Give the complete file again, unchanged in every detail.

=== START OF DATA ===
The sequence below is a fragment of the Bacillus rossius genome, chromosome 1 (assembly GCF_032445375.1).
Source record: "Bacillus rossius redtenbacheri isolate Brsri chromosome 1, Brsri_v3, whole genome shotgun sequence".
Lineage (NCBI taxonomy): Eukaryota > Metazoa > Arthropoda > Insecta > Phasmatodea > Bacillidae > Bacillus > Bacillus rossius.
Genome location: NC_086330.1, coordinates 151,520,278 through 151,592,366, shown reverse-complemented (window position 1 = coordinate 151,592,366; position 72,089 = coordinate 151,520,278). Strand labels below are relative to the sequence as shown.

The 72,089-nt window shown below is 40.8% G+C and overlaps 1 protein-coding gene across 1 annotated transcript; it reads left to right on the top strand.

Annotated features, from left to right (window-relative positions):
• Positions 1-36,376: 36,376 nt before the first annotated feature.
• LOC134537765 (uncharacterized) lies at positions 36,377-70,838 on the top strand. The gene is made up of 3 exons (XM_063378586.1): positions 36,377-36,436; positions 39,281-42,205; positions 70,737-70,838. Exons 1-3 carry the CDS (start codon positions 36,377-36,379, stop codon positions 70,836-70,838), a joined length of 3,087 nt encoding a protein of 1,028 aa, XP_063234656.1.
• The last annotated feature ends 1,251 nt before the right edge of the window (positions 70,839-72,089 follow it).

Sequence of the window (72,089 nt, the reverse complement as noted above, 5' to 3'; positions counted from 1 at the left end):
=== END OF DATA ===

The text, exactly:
The sequence below is a fragment of the Bacillus rossius genome, chromosome 1 (assembly GCF_032445375.1).
Source record: "Bacillus rossius redtenbacheri isolate Brsri chromosome 1, Brsri_v3, whole genome shotgun sequence".
Lineage (NCBI taxonomy): Eukaryota > Metazoa > Arthropoda > Insecta > Phasmatodea > Bacillidae > Bacillus > Bacillus rossius.
Genome location: NC_086330.1, coordinates 151,520,278 through 151,592,366, shown reverse-complemented (window position 1 = coordinate 151,592,366; position 72,089 = coordinate 151,520,278). Strand labels below are relative to the sequence as shown.

The 72,089-nt window shown below is 40.8% G+C and overlaps 1 protein-coding gene across 1 annotated transcript; it reads left to right on the top strand.

Annotated features, from left to right (window-relative positions):
• Positions 1-36,376: 36,376 nt before the first annotated feature.
• LOC134537765 (uncharacterized) lies at positions 36,377-70,838 on the top strand. The gene is made up of 3 exons (XM_063378586.1): positions 36,377-36,436; positions 39,281-42,205; positions 70,737-70,838. Exons 1-3 carry the CDS (start codon positions 36,377-36,379, stop codon positions 70,836-70,838), a joined length of 3,087 nt encoding a protein of 1,028 aa, XP_063234656.1.
• The last annotated feature ends 1,251 nt before the right edge of the window (positions 70,839-72,089 follow it).

Sequence of the window (72,089 nt, the reverse complement as noted above, 5' to 3'; positions counted from 1 at the left end):